The UKCS has been an extraordinary national asset for half a century, providing a stable domestic supply of oil and gas, which in turn has generated £375 billion in tax revenue. Whilst domestic demand exists, it can continue to support home-grown energy production, provide energy security and support the economy.
The North Sea in particular has a strong history of being the testing ground for energy technologies that have since become common place around the world. It has outstanding potential to continue this role with yet further focus on developing clean/low carbon technologies that will deliver the global energy transition. In the more recent decades, the UKCS has been recognised as an ideal place to house renewable generation technologies including fixed and floating wind and it is now set to house the subsurface storage facilities required for captured emissions.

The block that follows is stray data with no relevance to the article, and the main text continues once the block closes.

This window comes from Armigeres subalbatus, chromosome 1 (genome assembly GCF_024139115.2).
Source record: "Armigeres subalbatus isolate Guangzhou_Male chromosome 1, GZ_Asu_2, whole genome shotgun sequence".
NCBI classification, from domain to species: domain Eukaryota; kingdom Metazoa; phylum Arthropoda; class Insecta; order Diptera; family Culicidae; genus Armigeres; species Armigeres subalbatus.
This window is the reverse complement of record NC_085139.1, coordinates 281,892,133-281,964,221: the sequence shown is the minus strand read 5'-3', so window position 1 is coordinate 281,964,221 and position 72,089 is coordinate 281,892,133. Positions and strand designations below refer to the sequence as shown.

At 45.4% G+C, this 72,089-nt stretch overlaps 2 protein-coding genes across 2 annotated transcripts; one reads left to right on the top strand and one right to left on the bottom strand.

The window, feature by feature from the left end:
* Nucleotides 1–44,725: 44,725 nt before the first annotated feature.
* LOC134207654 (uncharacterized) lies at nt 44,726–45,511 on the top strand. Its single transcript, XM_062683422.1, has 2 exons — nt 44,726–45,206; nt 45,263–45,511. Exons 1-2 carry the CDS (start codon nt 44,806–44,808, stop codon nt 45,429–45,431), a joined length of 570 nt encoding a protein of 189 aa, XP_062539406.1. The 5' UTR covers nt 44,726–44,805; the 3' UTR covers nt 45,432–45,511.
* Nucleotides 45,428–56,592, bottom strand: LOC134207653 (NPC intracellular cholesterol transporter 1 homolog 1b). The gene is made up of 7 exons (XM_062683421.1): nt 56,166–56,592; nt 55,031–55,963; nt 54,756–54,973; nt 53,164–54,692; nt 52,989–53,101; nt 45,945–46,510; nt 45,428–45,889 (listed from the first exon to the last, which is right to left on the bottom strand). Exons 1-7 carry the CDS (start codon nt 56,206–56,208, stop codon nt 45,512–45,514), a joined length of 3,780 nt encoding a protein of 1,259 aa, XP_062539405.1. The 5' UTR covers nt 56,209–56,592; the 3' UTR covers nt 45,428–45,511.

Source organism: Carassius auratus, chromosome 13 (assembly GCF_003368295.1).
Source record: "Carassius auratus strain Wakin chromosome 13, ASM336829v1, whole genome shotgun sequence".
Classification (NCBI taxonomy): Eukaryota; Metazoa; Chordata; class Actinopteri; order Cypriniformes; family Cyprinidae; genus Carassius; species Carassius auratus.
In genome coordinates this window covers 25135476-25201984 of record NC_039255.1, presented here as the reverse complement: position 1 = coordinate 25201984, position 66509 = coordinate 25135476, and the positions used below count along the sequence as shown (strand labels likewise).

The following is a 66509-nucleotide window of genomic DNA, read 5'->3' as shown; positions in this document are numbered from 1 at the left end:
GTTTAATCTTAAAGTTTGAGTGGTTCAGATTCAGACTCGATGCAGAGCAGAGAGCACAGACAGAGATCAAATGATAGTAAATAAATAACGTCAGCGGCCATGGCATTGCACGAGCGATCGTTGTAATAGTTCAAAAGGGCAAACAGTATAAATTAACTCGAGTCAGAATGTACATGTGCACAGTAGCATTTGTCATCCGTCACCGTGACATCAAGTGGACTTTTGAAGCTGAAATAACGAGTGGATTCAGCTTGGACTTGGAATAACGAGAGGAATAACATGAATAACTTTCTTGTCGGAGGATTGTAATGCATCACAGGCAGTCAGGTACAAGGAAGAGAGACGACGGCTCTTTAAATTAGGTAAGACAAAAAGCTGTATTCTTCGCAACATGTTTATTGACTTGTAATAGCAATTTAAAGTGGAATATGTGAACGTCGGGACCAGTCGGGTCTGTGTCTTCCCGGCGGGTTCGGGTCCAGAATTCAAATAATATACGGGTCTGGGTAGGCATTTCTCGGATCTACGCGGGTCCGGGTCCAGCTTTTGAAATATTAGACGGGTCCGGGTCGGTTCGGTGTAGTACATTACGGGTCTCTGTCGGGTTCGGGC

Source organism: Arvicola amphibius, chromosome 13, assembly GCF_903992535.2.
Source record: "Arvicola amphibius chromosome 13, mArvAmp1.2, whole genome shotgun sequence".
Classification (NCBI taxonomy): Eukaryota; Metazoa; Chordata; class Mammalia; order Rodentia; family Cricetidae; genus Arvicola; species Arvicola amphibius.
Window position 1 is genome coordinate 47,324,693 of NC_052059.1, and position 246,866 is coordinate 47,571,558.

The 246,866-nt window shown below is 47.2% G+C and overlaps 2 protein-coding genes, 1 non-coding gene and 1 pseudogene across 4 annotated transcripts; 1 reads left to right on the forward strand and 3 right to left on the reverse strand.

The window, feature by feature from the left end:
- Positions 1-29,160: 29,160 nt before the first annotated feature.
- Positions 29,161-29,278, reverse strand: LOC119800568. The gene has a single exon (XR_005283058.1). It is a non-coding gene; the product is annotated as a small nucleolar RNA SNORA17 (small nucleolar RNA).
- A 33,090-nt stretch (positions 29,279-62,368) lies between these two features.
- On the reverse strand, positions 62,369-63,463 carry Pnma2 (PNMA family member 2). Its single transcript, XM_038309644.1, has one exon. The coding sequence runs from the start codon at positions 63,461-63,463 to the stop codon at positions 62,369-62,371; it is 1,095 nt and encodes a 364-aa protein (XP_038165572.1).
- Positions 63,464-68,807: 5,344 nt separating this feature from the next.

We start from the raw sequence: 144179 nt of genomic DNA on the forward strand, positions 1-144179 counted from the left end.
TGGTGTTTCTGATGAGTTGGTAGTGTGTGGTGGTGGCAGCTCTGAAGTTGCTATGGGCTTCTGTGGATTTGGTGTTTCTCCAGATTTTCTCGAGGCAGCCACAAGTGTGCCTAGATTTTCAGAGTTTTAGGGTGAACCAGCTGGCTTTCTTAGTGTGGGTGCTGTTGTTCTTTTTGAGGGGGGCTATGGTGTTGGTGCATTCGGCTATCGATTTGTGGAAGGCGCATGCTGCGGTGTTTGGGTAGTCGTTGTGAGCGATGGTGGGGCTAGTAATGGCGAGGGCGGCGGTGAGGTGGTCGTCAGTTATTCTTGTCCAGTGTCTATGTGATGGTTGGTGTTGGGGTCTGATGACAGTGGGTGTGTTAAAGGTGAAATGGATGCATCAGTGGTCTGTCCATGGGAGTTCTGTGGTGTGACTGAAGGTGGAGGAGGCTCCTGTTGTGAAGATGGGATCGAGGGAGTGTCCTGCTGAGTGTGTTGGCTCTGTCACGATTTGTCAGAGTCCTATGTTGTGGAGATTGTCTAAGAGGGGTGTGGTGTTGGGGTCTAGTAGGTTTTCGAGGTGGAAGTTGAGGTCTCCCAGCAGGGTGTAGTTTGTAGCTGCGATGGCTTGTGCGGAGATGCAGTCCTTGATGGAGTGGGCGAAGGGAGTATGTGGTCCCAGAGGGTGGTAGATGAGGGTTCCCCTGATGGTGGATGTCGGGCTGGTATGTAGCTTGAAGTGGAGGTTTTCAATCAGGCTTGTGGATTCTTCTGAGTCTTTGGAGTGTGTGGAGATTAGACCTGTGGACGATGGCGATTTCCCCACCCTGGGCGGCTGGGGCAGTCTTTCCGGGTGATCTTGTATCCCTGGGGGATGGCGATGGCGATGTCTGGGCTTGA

In brief, the UKCS will continue to be a hotbed of innovation. Newly sanctioned oil and gas projects will rightly have to meet the highest standards of anywhere in the world, so that the products delivered to domestic end users are of the lowest carbon intensity achievable. This shared environment also brings opportunities for integration and co-location, to further increase efficiencies. In short, it has a bright future and will continue to be an extraordinary national asset.